Woodward Malone, 49, was too young to see firsthand the beginning of the national movement sparked by Rosa Parks's decision in 1955 to stay in her seat at the front of a Montgomery, Ala., bus, and he wasn't planning to stand in long lines at the U.S. Capitol to pay respects.
But for five minutes last night, history came to Malone and his 4-year-old son, Dejuan Goldsmith, as they stood at Interstate 295 and Howard Road SE and watched Parks's motorcade exit the freeway and wend its way through Southeast Washington en route to the Capitol, where the civil rights icon's body would lie in honor in the Rotunda.
"You excited, Dejuan?" said Malone, taking pictures with a disposable camera of the motorcade, which included about 20 motorcycles with flashing lights and blaring sirens, three D.C. police cars, four U.S. Capitol Police cars, two Maryland State Police vehicles and a hearse.
Dejuan nodded, the sleeves on the oversized beige jacket he was wearing touching the ground.
"I'm glad to be a part of history," said Malone, who lives in Northeast Washington.
Malone and Dejuan were among 10 onlookers who had planted themselves in a lot outside P & P Auto Body and among numerous others along Howard Road and the route to the Capitol. The procession was more than 30 minutes late. But Parks's fans waited and watched for hours as day faded to twilight and twilight faded to night.
They reflected on how the action of an ordinary person 50 years ago has had huge repercussions for them today.
John Jackson, 61, was waiting in his black Saturn for about two hours. Jackson, who grew up in segregated North Carolina, said Parks changed his thinking about his place in society.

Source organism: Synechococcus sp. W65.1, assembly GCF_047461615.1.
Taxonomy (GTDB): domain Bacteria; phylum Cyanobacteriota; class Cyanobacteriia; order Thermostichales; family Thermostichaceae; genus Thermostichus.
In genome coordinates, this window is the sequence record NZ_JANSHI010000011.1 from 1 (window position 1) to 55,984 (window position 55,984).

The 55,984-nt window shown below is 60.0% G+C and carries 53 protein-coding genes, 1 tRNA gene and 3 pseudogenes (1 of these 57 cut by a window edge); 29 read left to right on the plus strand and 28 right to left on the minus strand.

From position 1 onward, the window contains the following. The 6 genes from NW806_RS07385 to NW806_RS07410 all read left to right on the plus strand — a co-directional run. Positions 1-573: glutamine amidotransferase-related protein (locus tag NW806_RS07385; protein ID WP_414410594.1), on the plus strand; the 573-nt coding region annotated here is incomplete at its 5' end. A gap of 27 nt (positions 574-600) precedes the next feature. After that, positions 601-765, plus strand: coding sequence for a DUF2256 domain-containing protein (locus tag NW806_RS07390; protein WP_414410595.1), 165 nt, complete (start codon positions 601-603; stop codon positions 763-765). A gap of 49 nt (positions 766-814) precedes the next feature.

"I went to a segregated school and experienced riding on the back of the bus," said Jackson, who moved to the District in the early 1960s. "We thought everything was all right the way it was. What she did was [bring] enlightenment to me."
Now, he said, "a lot of black people are able to own their own businesses, and hotel and eating establishments have opened up to blacks."
Sheila Miles of Temple Hills, who was asked to come by her mother, recounted her own bus experience.
"When I was living in Boston in 1973, I boarded a bus and sat next to a white woman who was in her eighties and cursed me" and said, using a racial slur, that blacks " 'think they can do anything.' She hit me with her umbrella," said Miles, who is black.
"The bus driver escorted her from the bus," Miles said. "What [Parks] did had an effect on what the bus driver did."
Down the street, while the sun was still out, Erskine Moss, Lawon Lewis and John Harris were hanging out on the stoop of their apartment on Howard Road waiting for the procession.
"You have to respect a woman who has the inner strength to say, 'No, I'm not going to take this anymore,' " said Moss, 52. "Our kids today do not have that kind of wisdom or understanding, and they do not seek it. The only thing they're seeking is a good time."
Lewis, 45, lamented the changes -- drug dealing, shootings, irresponsible parents -- that have occurred in this Anacostia neighborhood, where she grew up.
Nevertheless, she said, neighbors in her building are close-knit. She said she was dismayed that the building had been sold to make way for development spurred by the new baseball stadium. She said she wished there were a modern-day Rosa Parks to help.
"What she did was to better us blacks," Lewis said. "Today, though, everybody's trying to outdo each other. Everybody is in it for themselves."